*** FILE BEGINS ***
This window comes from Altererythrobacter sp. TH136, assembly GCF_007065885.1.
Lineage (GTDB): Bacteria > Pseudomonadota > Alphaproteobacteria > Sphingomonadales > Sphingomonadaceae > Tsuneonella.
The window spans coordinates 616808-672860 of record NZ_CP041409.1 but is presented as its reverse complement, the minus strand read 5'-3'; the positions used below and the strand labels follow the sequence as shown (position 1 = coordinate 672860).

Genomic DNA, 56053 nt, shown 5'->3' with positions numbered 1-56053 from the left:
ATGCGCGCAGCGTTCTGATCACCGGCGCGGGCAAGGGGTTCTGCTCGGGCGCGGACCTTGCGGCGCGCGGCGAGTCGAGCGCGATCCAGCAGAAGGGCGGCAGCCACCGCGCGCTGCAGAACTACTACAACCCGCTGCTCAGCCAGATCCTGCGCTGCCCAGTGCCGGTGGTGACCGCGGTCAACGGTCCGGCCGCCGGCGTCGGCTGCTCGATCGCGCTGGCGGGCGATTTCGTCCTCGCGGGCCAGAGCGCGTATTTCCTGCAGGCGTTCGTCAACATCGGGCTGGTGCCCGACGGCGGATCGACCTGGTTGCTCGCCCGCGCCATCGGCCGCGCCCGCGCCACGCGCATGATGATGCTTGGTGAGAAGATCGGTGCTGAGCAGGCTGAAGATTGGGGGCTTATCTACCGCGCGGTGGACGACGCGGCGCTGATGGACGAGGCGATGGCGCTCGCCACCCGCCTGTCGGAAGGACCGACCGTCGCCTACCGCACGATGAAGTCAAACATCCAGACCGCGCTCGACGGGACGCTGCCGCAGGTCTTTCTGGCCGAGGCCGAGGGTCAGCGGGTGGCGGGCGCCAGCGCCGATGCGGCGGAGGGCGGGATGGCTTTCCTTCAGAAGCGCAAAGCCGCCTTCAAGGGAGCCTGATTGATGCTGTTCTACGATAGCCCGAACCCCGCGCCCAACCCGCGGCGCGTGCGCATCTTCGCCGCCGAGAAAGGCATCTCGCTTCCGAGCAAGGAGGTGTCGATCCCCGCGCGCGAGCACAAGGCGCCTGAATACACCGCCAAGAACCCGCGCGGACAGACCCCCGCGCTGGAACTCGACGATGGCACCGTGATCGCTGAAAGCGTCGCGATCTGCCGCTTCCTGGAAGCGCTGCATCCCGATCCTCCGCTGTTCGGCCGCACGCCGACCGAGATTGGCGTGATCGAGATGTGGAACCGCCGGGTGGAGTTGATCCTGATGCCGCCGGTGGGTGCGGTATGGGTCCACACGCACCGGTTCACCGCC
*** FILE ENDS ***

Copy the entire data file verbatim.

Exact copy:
This window comes from Altererythrobacter sp. TH136, assembly GCF_007065885.1.
Lineage (GTDB): Bacteria > Pseudomonadota > Alphaproteobacteria > Sphingomonadales > Sphingomonadaceae > Tsuneonella.
The window spans coordinates 616808-672860 of record NZ_CP041409.1 but is presented as its reverse complement, the minus strand read 5'-3'; the positions used below and the strand labels follow the sequence as shown (position 1 = coordinate 672860).

Genomic DNA, 56053 nt, shown 5'->3' with positions numbered 1-56053 from the left:
ATGCGCGCAGCGTTCTGATCACCGGCGCGGGCAAGGGGTTCTGCTCGGGCGCGGACCTTGCGGCGCGCGGCGAGTCGAGCGCGATCCAGCAGAAGGGCGGCAGCCACCGCGCGCTGCAGAACTACTACAACCCGCTGCTCAGCCAGATCCTGCGCTGCCCAGTGCCGGTGGTGACCGCGGTCAACGGTCCGGCCGCCGGCGTCGGCTGCTCGATCGCGCTGGCGGGCGATTTCGTCCTCGCGGGCCAGAGCGCGTATTTCCTGCAGGCGTTCGTCAACATCGGGCTGGTGCCCGACGGCGGATCGACCTGGTTGCTCGCCCGCGCCATCGGCCGCGCCCGCGCCACGCGCATGATGATGCTTGGTGAGAAGATCGGTGCTGAGCAGGCTGAAGATTGGGGGCTTATCTACCGCGCGGTGGACGACGCGGCGCTGATGGACGAGGCGATGGCGCTCGCCACCCGCCTGTCGGAAGGACCGACCGTCGCCTACCGCACGATGAAGTCAAACATCCAGACCGCGCTCGACGGGACGCTGCCGCAGGTCTTTCTGGCCGAGGCCGAGGGTCAGCGGGTGGCGGGCGCCAGCGCCGATGCGGCGGAGGGCGGGATGGCTTTCCTTCAGAAGCGCAAAGCCGCCTTCAAGGGAGCCTGATTGATGCTGTTCTACGATAGCCCGAACCCCGCGCCCAACCCGCGGCGCGTGCGCATCTTCGCCGCCGAGAAAGGCATCTCGCTTCCGAGCAAGGAGGTGTCGATCCCCGCGCGCGAGCACAAGGCGCCTGAATACACCGCCAAGAACCCGCGCGGACAGACCCCCGCGCTGGAACTCGACGATGGCACCGTGATCGCTGAAAGCGTCGCGATCTGCCGCTTCCTGGAAGCGCTGCATCCCGATCCTCCGCTGTTCGGCCGCACGCCGACCGAGATTGGCGTGATCGAGATGTGGAACCGCCGGGTGGAGTTGATCCTGATGCCGCCGGTGGGTGCGGTATGGGTCCACACGCACCGGTTCACCGCC